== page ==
Lanthanide-doped luminescent nanoparticles are important candidates for low-toxicity imaging agents and nano-thermometers for biomedical applications [1]. Lanthanide ions doped into bulk CaF2 and SrF2 crystals are known to form a variety of sites, and to form clusters at concentrations as low as 0.01 mol%, becoming the dominant centres by 0.1 mol% [2, 3]. This clustering gives enhanced energy transfer, promising significant improvements in applications requiring up-conversion or down-conversion via energy transfer. Most work on lanthanide-doped CaF2 and SrF2 nanoparticles has made use of low-resolution spectroscopy at high temperatures [4,5], and was therefore unable to clearly discriminate between the different sites. In this work we present high resolution laser spectroscopy of flouride nano-particles doped with Eu3+, Yb3+, and Er3+ at cryogenic temperatures (10 K), including site-selective excitation, emission, lifetime, and upconversion measurements. These techniques allow us to relate the site distribution to those observed in bulk crystals and to better understand the optimal excitation for upconversion [6]. We will also discuss the use of magnetic fields to modulate the energy levels.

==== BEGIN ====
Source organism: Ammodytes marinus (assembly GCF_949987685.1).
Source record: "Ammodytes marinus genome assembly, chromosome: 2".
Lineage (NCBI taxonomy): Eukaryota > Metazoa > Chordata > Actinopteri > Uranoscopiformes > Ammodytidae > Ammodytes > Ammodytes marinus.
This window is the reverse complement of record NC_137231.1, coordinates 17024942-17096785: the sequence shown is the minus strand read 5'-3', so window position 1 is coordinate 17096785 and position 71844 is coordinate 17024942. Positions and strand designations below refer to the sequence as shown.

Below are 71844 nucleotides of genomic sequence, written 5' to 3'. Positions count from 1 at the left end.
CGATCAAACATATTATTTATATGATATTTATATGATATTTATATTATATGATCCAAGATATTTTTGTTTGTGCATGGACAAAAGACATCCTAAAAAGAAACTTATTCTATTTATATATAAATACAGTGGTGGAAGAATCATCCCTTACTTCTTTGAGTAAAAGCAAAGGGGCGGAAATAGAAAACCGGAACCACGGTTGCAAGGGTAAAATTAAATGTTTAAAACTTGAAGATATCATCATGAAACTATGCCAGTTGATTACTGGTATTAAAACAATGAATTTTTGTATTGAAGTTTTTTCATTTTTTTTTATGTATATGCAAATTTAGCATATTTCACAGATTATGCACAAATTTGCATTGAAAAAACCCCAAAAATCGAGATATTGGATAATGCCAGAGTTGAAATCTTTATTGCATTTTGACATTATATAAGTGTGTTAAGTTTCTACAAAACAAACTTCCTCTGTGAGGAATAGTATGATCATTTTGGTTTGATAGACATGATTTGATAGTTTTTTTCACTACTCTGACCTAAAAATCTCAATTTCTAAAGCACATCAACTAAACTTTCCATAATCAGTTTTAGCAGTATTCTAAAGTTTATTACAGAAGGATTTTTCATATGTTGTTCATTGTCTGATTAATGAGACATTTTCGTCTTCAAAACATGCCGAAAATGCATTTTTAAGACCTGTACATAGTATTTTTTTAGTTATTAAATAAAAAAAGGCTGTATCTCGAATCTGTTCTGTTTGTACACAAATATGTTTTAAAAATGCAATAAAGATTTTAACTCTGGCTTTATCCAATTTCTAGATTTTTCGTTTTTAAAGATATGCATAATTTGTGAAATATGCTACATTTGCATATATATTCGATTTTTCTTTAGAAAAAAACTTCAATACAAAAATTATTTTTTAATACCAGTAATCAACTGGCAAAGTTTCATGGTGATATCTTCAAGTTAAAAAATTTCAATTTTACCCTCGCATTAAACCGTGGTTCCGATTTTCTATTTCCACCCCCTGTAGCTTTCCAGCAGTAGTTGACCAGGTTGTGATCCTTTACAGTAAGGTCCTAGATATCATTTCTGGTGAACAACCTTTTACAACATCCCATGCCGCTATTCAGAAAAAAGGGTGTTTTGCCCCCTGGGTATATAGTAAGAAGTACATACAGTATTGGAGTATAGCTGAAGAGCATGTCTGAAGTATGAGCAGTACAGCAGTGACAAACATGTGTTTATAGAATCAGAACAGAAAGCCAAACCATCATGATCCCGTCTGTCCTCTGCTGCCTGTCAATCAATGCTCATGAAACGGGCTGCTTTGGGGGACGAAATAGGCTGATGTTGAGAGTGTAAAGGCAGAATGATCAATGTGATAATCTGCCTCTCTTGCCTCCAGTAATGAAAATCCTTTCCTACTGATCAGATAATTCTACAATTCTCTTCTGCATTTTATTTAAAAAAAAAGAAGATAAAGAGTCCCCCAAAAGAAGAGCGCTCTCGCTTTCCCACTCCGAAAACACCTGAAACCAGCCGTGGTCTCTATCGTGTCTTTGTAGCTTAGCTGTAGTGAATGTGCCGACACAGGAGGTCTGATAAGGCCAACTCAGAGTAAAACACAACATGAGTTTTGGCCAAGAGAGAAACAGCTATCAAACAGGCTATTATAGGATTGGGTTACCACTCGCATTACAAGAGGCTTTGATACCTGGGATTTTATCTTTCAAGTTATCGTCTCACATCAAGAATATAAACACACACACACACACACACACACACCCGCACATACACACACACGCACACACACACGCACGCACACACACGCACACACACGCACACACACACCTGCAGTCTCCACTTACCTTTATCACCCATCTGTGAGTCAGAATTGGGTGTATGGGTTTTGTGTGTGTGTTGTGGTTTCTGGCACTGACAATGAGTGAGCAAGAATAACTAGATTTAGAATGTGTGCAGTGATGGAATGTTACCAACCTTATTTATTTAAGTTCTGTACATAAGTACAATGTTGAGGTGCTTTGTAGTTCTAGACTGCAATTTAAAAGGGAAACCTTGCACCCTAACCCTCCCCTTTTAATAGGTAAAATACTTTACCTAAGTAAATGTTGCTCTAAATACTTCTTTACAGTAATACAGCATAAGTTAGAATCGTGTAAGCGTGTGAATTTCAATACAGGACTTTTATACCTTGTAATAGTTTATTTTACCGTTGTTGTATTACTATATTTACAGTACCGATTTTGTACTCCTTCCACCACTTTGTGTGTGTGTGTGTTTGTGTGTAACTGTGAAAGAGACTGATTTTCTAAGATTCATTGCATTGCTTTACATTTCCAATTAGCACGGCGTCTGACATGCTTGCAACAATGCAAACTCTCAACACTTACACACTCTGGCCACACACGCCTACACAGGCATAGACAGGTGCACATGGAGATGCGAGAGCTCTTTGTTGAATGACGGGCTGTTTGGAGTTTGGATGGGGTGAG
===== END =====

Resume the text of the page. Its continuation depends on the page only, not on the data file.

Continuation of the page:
Date:

Friday 15th November 2019

Title:

Anderson localisation in two dimensions: insights from Localisation Landscape Theory, exact diagonalisation, and time-dependent simulations

Presenter:

Dr. Sophie Shamailov

Abstract:

Motivated by rapid experimental progress in ultra-cold atomic systems, we aim to provide a simple, intuitive description of Anderson localisation that allows for a direct quantitative comparison to experimental data, as well as yielding novel insights. To this end, we advance, employ and validate a recently-discovered theory – Localisation Landscape Theory (LLT) – which has unparalleled strengths and advantages, both computational and conceptual, over alternative methods. We focus on two-dimensional systems with point-like random scatterers, although an analogous study in other dimensions and with other types of disorder would proceed similarly. We use LLT to compute the localisation length and the mobility edge, testing our findings against more traditional techniques. Furthermore, we propose an experiment that optimally detects Anderson localisation and link the simulated observations of such an experiment to the predictions of LLT. Finally, we utilise LLT to uncover a connection between the Anderson model for discrete disordered lattices and continuous two-dimensional disordered systems, which provides powerful new insights.

Date:

Friday 24th October 2019

Title:

Experiments with optical nano fibres and cold atoms